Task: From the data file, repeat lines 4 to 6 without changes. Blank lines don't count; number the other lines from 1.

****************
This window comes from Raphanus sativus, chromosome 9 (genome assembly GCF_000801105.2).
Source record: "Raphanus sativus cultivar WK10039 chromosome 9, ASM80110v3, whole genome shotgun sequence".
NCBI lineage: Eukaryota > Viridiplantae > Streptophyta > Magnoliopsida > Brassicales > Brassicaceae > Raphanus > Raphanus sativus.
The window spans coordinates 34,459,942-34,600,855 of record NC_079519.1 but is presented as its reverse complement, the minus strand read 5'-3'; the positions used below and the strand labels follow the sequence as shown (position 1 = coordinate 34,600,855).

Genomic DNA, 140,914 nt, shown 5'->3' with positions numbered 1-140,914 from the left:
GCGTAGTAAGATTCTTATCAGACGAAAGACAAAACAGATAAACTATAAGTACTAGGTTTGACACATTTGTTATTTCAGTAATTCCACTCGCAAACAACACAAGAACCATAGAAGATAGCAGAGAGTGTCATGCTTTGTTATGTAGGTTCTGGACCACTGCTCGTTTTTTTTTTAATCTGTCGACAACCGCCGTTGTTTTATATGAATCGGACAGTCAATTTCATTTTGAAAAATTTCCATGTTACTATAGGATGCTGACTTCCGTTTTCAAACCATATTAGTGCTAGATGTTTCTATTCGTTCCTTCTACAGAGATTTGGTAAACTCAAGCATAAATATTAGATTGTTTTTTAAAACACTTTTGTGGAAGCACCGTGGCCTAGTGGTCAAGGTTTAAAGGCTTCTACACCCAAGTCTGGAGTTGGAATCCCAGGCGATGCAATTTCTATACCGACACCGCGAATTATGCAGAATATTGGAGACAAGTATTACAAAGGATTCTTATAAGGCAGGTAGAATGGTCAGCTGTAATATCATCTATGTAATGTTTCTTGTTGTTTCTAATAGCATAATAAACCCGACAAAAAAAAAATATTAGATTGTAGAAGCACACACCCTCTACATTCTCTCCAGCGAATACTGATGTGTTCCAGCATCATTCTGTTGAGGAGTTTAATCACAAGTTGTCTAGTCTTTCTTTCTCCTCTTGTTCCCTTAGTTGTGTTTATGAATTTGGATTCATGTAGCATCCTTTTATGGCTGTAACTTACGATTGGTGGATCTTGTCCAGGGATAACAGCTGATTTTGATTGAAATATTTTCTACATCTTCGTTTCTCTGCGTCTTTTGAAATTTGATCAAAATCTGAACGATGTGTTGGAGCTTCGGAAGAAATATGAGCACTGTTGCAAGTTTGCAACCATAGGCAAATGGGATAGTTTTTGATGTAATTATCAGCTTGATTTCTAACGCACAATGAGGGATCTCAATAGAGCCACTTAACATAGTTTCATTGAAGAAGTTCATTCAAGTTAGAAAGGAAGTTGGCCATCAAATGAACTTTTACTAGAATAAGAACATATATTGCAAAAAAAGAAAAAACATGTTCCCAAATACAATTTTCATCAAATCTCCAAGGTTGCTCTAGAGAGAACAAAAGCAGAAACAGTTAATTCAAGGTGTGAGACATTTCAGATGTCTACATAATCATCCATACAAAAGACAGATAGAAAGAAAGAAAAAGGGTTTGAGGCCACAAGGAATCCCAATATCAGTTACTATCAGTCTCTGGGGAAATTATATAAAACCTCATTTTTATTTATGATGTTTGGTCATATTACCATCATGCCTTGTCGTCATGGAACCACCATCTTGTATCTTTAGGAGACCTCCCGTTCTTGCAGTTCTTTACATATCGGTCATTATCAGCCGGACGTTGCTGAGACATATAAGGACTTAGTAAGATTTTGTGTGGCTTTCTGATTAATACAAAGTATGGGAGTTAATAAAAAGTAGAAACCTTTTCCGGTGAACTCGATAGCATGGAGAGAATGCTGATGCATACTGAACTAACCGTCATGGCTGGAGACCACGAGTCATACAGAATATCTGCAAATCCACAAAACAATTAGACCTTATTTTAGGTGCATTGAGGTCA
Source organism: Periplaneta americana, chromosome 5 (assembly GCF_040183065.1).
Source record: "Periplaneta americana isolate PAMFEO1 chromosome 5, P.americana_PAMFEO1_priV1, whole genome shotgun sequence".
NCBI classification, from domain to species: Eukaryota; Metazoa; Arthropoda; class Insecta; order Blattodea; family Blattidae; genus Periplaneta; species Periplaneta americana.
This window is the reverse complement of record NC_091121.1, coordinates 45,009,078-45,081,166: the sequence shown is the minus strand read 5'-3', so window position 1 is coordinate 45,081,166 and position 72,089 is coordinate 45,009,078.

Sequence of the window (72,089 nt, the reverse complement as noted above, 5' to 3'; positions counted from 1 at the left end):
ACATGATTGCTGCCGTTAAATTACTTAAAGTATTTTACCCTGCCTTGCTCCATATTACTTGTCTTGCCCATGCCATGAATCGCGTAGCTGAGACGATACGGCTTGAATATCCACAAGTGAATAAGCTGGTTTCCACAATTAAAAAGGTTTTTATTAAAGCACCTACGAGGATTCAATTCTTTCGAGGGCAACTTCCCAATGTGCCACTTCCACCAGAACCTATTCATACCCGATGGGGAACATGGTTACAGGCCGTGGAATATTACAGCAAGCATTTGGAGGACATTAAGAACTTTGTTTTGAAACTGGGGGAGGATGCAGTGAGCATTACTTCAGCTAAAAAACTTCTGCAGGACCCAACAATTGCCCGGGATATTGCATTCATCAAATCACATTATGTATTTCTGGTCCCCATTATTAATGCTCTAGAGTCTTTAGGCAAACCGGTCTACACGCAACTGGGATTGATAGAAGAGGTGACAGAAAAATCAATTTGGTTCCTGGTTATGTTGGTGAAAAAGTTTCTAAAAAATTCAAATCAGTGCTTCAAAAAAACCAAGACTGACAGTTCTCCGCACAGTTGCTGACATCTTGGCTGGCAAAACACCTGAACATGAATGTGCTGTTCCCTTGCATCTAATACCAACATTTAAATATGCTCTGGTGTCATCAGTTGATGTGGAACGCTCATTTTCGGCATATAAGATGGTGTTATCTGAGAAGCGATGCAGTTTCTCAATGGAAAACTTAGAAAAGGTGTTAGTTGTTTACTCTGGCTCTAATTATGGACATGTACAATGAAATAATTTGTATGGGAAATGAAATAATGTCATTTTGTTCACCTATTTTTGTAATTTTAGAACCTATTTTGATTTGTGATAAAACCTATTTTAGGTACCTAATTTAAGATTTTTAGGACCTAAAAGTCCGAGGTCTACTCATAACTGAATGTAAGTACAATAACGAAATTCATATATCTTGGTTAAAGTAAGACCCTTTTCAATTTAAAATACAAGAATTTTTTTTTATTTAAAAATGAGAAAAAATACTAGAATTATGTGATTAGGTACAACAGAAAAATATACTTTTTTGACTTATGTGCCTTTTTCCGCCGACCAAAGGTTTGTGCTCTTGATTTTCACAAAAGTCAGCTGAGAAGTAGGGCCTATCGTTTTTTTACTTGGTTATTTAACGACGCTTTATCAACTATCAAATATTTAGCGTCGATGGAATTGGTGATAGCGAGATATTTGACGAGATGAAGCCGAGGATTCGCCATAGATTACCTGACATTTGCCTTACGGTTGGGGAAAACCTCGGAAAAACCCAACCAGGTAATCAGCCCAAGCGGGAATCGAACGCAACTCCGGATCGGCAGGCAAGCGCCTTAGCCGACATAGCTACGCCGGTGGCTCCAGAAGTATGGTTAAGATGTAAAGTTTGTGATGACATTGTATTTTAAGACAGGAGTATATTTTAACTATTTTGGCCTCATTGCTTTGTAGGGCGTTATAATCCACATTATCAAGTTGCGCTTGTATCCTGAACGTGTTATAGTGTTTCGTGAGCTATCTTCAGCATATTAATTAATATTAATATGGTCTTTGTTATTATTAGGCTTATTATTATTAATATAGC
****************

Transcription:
The window spans coordinates 34,459,942-34,600,855 of record NC_079519.1 but is presented as its reverse complement, the minus strand read 5'-3'; the positions used below and the strand labels follow the sequence as shown (position 1 = coordinate 34,600,855).

Genomic DNA, 140,914 nt, shown 5'->3' with positions numbered 1-140,914 from the left:
GCGTAGTAAGATTCTTATCAGACGAAAGACAAAACAGATAAACTATAAGTACTAGGTTTGACACATTTGTTATTTCAGTAATTCCACTCGCAAACAACACAAGAACCATAGAAGATAGCAGAGAGTGTCATGCTTTGTTATGTAGGTTCTGGACCACTGCTCGTTTTTTTTTTAATCTGTCGACAACCGCCGTTGTTTTATATGAATCGGACAGTCAATTTCATTTTGAAAAATTTCCATGTTACTATAGGATGCTGACTTCCGTTTTCAAACCATATTAGTGCTAGATGTTTCTATTCGTTCCTTCTACAGAGATTTGGTAAACTCAAGCATAAATATTAGATTGTTTTTTAAAACACTTTTGTGGAAGCACCGTGGCCTAGTGGTCAAGGTTTAAAGGCTTCTACACCCAAGTCTGGAGTTGGAATCCCAGGCGATGCAATTTCTATACCGACACCGCGAATTATGCAGAATATTGGAGACAAGTATTACAAAGGATTCTTATAAGGCAGGTAGAATGGTCAGCTGTAATATCATCTATGTAATGTTTCTTGTTGTTTCTAATAGCATAATAAACCCGACAAAAAAAAAATATTAGATTGTAGAAGCACACACCCTCTACATTCTCTCCAGCGAATACTGATGTGTTCCAGCATCATTCTGTTGAGGAGTTTAATCACAAGTTGTCTAGTCTTTCTTTCTCCTCTTGTTCCCTTAGTTGTGTTTATGAATTTGGATTCATGTAGCATCCTTTTATGGCTGTAACTTACGATTGGTGGATCTTGTCCAGGGATAACAGCTGATTTTGATTGAAATATTTTCTACATCTTCGTTTCTCTGCGTCTTTTGAAATTTGATCAAAATCTGAACGATGTGTTGGAGCTTCGGAAGAAATATGAGCACTGTTGCAAGTTTGCAACCATAGGCAAATGGGATAGTTTTTGATGTAATTATCAGCTTGATTTCTAACGCACAATGAGGGATCTCAATAGAGCCACTTAACATAGTTTCATTGAAGAAGTTCATTCAAGTTAGAAAGGAAGTTGGCCATCAAATGAACTTTTACTAGAATAAGAACATATATTGCAAAAAAAGAAAAAACATGTTCCCAAATACAATTTTCATCAAATCTCCAAGGTTGCTCTAGAGAGAACAAAAGCAGAAACAGTTAATTCAAGGTGTGAGACATTTCAGATGTCTACATAATCATCCATACAAAAGACAGATAGAAAGAAAGAAAAAGGGTTTGAGGCCACAAGGAATCCCAATATCAGTTACTATCAGTCTCTGGGGAAATTATATAAAACCTCATTTTTATTTATGATGTTTGGTCATATTACCATCATGCCTTGTCGTCATGGAACCACCATCTTGTATCTTTAGGAGACCTCCCGTTCTTGCAGTTCTTTACATATCGGTCATTATCAGCCGGACGTTGCTGAGACATATAAGGACTTAGTAAGATTTTGTGTGGCTTTCTGATTAATACAAAGTATGGGAGTTAATAAAAAGTAGAAACCTTTTCCGGTGAACTCGATAGCATGGAGAGAATGCTGATGCATACTGAACTAACCGTCATGGCTGGAGACCACGAGTCATACAGAATATCTGCAAATCCACAAAACAATTAGACCTTATTTTAGGTGCATTGAGGTCA